I believe that a truly “good” family is one that is deeply and in fact primarily concerned with the behavior of its members towards other people. That instead of reinforcing indifference, exploitative behavior, arrogance about class, race or gender, blind allegiance to the state, and cruelty towards sexual partners, they systematize methods of accountability. In this way, each family member would grow up with a loving practice of opposition, with the commitment to psychological insight, individuation, and a means of discussion that emphasizes context, objective, and the order of events. Blind adherence would be the definition of “disloyalty,” as it is detrimental to peace and justice. Our model of relationships within groups can be transformed from obedience to biology, biological assumption, or simulacra of biology, emphasizing instead the ethics of each individual’s actions, cumulative consequence, and the necessity of self-criticism. In other words: accountability.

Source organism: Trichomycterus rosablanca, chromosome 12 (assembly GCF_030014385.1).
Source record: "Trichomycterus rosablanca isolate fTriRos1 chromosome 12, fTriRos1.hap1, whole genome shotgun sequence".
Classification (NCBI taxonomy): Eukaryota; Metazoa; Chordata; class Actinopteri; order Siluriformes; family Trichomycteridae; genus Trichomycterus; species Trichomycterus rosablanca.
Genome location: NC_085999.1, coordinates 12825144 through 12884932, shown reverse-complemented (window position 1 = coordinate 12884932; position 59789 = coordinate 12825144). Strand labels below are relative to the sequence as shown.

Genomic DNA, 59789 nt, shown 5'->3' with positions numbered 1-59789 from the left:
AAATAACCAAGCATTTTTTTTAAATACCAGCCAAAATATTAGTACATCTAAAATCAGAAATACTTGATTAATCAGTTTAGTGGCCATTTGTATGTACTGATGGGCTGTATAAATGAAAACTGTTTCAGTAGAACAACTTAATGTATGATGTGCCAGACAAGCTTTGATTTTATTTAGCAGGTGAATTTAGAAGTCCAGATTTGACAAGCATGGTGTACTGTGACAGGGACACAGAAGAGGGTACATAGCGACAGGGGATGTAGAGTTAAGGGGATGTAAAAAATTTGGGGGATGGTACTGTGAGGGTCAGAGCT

Sarah Schulman, Conflict Is Not Abuse: Overstating Harm, Community Responsibility, and the Duty of Repair